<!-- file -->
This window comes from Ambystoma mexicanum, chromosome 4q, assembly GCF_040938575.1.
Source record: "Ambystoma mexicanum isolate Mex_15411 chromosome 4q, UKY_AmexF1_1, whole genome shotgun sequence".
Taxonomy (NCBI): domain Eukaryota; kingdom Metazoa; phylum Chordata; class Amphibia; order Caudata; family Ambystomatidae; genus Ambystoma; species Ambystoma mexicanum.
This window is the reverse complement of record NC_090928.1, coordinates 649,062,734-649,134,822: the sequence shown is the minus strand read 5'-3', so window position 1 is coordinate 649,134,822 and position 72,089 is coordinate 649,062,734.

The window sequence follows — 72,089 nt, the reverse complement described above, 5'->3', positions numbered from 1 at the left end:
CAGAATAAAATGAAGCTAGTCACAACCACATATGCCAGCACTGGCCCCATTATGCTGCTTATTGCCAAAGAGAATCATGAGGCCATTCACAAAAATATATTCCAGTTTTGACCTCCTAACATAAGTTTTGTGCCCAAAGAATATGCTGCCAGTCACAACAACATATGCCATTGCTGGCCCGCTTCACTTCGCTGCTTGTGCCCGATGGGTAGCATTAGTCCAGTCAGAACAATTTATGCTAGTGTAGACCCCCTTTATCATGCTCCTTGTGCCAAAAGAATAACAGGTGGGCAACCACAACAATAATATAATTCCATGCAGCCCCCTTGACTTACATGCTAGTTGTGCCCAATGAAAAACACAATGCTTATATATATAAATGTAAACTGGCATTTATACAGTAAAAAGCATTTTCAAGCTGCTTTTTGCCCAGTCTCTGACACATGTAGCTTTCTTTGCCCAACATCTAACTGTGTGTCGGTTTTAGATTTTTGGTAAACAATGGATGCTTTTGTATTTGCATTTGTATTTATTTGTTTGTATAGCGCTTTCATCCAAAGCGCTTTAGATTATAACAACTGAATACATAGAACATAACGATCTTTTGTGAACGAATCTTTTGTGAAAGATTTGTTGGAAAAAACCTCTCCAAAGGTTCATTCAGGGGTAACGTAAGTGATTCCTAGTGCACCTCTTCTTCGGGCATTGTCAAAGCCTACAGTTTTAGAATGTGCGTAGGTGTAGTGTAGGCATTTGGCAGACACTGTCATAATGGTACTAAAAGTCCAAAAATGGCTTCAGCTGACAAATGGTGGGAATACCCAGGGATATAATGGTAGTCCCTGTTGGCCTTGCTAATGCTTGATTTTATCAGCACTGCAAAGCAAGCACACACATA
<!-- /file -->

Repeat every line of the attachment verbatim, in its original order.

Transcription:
This window comes from Ambystoma mexicanum, chromosome 4q, assembly GCF_040938575.1.
Source record: "Ambystoma mexicanum isolate Mex_15411 chromosome 4q, UKY_AmexF1_1, whole genome shotgun sequence".
Taxonomy (NCBI): domain Eukaryota; kingdom Metazoa; phylum Chordata; class Amphibia; order Caudata; family Ambystomatidae; genus Ambystoma; species Ambystoma mexicanum.
This window is the reverse complement of record NC_090928.1, coordinates 649,062,734-649,134,822: the sequence shown is the minus strand read 5'-3', so window position 1 is coordinate 649,134,822 and position 72,089 is coordinate 649,062,734.

The window sequence follows — 72,089 nt, the reverse complement described above, 5'->3', positions numbered from 1 at the left end:
CAGAATAAAATGAAGCTAGTCACAACCACATATGCCAGCACTGGCCCCATTATGCTGCTTATTGCCAAAGAGAATCATGAGGCCATTCACAAAAATATATTCCAGTTTTGACCTCCTAACATAAGTTTTGTGCCCAAAGAATATGCTGCCAGTCACAACAACATATGCCATTGCTGGCCCGCTTCACTTCGCTGCTTGTGCCCGATGGGTAGCATTAGTCCAGTCAGAACAATTTATGCTAGTGTAGACCCCCTTTATCATGCTCCTTGTGCCAAAAGAATAACAGGTGGGCAACCACAACAATAATATAATTCCATGCAGCCCCCTTGACTTACATGCTAGTTGTGCCCAATGAAAAACACAATGCTTATATATATAAATGTAAACTGGCATTTATACAGTAAAAAGCATTTTCAAGCTGCTTTTTGCCCAGTCTCTGACACATGTAGCTTTCTTTGCCCAACATCTAACTGTGTGTCGGTTTTAGATTTTTGGTAAACAATGGATGCTTTTGTATTTGCATTTGTATTTATTTGTTTGTATAGCGCTTTCATCCAAAGCGCTTTAGATTATAACAACTGAATACATAGAACATAACGATCTTTTGTGAACGAATCTTTTGTGAAAGATTTGTTGGAAAAAACCTCTCCAAAGGTTCATTCAGGGGTAACGTAAGTGATTCCTAGTGCACCTCTTCTTCGGGCATTGTCAAAGCCTACAGTTTTAGAATGTGCGTAGGTGTAGTGTAGGCATTTGGCAGACACTGTCATAATGGTACTAAAAGTCCAAAAATGGCTTCAGCTGACAAATGGTGGGAATACCCAGGGATATAATGGTAGTCCCTGTTGGCCTTGCTAATGCTTGATTTTATCAGCACTGCAAAGCAAGCACACACATA